YouTube is a different world. What other channel allows you to study a full-on degree right there on the site and gives you mad laughs at the same time? 

Funny accents aside, you can’t deny there’s mad money to be made on the social platform. In an economy which has its currency fighting for its life, more people are seeking ways to make money online, and YouTube is one such legitimate avenue. 

We spoke to Eric Okafor, AKA Knewkeed, a YouTuber who specialises in tech reviews, and he shared pointers on how to get that YouTube money.

First of all, have a niche

Don’t just create a YouTube channel for the sake of it. People will watch your videos and come to your channel because you’re providing something specific, solving a problem and creating value. 

Starting YouTube without a niche will force you to rely on your personality outside of YouTube. This might work if you have the right vibes or are already well-known because of your lifestyle. In this case, people come to you because you pass a vibe check. Of course, this won’t work for everybody. So, find something you’re super passionate about, and say what you have to say in your voice.

Small note, though: Having a niche doesn’t mean you’d be the first to do something in that line. Others will have done it, but what’ll help you stand out is your unique way of delivering the content. Do you, boo.

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Pay attention to the algorithm

Many people assume YouTube is exclusive to big-shot production companies, or professional content creators who can afford excellent production or sound quality. It’s not.

In fact, Youtube is moving rapidly to Shorts — short-form video content typically shot with mobile phones — and it’s all the rage now. 

Understand your audience

Yes, the algorithm favours YouTube Shorts more now, but for someone just starting out on YouTube, you’ll need to find out what your audience wants before churning out any type of content.

For a particular niche, your audience may prefer long-form videos.

Interestingly, long-form content is more likely to get you a hard-core audience who’ll actually get to know you.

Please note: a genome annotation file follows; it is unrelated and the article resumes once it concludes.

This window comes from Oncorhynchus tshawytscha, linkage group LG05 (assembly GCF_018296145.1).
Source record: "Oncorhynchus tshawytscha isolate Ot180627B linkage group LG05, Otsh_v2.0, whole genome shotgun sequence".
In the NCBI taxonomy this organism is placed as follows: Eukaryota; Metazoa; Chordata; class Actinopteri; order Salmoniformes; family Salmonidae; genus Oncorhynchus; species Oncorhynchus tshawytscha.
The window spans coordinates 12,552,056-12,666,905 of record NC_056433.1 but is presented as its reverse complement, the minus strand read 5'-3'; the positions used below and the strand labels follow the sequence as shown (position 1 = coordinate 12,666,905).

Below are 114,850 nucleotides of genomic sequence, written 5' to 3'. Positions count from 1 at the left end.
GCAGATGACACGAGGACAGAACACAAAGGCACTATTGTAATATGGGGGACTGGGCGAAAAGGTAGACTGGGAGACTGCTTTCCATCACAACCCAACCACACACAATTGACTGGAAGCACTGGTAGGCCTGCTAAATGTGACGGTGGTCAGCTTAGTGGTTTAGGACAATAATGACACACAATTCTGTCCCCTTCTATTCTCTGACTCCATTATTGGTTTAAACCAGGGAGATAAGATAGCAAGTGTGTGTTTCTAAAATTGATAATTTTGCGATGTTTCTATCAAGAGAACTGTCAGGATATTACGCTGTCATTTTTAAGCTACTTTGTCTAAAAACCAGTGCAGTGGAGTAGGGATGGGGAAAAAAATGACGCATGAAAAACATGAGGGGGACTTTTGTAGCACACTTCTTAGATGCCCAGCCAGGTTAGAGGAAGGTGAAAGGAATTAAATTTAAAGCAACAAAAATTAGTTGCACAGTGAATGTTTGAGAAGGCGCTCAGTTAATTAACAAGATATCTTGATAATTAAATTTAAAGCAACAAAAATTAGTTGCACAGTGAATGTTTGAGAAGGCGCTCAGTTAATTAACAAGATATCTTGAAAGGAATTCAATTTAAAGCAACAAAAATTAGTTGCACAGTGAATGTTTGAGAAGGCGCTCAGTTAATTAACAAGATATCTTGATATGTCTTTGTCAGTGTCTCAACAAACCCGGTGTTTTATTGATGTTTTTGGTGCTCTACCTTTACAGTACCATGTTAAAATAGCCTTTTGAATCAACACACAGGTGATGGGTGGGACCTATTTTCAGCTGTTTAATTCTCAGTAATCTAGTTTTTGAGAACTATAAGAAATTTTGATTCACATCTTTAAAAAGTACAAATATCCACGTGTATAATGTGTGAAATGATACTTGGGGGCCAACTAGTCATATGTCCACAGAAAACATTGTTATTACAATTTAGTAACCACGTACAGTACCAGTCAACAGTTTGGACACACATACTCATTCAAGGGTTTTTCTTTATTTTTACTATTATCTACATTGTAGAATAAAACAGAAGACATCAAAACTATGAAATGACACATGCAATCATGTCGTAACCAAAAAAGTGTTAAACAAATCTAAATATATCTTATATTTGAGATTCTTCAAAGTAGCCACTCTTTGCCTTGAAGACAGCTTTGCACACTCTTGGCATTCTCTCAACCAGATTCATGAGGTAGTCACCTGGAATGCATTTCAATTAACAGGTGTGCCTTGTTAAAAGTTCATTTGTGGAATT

Get into the YouTube Partner Program

To get monetised on YouTube, you need to hold consistency tight. 

Hold it oo

The YouTube Partner Program specifies that long-form content creators need to have at least 4,000 watch hours and 1,000 subscribers before they can get paid for their content.

YouTube will monetise short-form content (AKA YouTube Shorts) around January or February 2023, and you’ll need about 10 million views in the last three months to qualify. It sounds like a lot, but a tip is to choose one of your video content that people like, then cut it into bite-sized content and share one at a time to keep people expectant.

You can always check your analytics to keep track of how many watch hours you need to complete and the needed subscriber count to get there.

Start getting paid

Once you cross the requirement hurdle, you start getting paid for the ads run in your videos. PS: You’ll still get ads in your videos before you’re monetised. You just won’t get paid for them.

You say what?

Once monetised, the amount paid per ad differs based on the party pushing out the ad, whether your subscribers watch the ad to the end or click a link. 

To receive your money, you’ll be required to fill out a form with your naira or dollar account details and fix a threshold for when you want your money to be sent to you. The least threshold is about $100, so you won’t get paid until your earnings accumulate into that amount. It’s quite straightforward.

There’s tax on it, though, if you have people watching from the United States. You’ll fill out something called a W-8 tax form, and they typically take out 38-40% of your monetised US playback.

Other ways to get your YouTube bag

Super Likes and Super Thanks

YouTube is doing this new thing where viewers can show they really enjoy your content by giving a Super Like or Super Thanks. They do this by buying a fun animation to make their comments stand out on the creator’s page, and YouTube gives the creator a revenue percentage (around 70%). 

Brand sponsorships

Once you’ve cracked viewer engagement and show up every day, brands will notice you, and this is a major revenue stream. Brands that advertise on YouTube most likely have a lot of money to spend, so secure that bag.


You can also get your subscribers to become paid members in return for exclusive access to premium content. Of course, you’ll need to have a fully engaged audience for this to work.

Don’t forget merch

Multiple websites allow creators to design and sell merch, giving these creators a cut of the generated revenue. Now, though, people just create their own websites to maximise profit.

Learn, learn and learn some more

At the end of the day, almost every content creator is self-taught. You have to be deliberate about learning. Make YouTube your number-one resource for learning how to make your channel work. If you’d rather pay to be a pro at your craft, it’s much better to seek out those who’ve made a name for themselves on the very platform — in this case, YouTube — you want to succeed in. 

You may get offers from Multi-Channel Networks (MCN) to help you grow your channel — and get a revenue share — but I haven’t found them to be very useful. Some other creators have said the same thing. So, if MCN comes, make sure to read between the lines and enter with your eyes wide open.

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Zikoko amplifies African youth culture by curating and creating smart and joyful content for young Africans and the world.